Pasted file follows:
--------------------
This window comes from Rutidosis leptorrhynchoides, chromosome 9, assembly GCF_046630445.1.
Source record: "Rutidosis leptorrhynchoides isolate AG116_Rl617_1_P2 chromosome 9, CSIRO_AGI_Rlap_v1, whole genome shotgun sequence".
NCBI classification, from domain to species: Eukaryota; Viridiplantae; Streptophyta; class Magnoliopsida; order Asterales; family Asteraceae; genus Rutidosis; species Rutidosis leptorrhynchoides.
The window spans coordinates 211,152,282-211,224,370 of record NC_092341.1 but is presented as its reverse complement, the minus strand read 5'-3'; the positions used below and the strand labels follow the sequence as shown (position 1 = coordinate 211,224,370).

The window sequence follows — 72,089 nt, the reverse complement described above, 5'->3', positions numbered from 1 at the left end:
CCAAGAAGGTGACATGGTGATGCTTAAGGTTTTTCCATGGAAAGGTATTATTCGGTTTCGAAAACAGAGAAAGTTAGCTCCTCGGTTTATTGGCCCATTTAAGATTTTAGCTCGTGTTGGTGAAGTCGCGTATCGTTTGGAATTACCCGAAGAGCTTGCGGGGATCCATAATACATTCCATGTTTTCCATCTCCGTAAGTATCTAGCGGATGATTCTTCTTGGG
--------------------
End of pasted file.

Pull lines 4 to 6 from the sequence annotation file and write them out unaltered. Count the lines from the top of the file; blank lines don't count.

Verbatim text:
The window spans coordinates 211,152,282-211,224,370 of record NC_092341.1 but is presented as its reverse complement, the minus strand read 5'-3'; the positions used below and the strand labels follow the sequence as shown (position 1 = coordinate 211,224,370).

The window sequence follows — 72,089 nt, the reverse complement described above, 5'->3', positions numbered from 1 at the left end:
CCAAGAAGGTGACATGGTGATGCTTAAGGTTTTTCCATGGAAAGGTATTATTCGGTTTCGAAAACAGAGAAAGTTAGCTCCTCGGTTTATTGGCCCATTTAAGATTTTAGCTCGTGTTGGTGAAGTCGCGTATCGTTTGGAATTACCCGAAGAGCTTGCGGGGATCCATAATACATTCCATGTTTTCCATCTCCGTAAGTATCTAGCGGATGATTCTTCTTGGG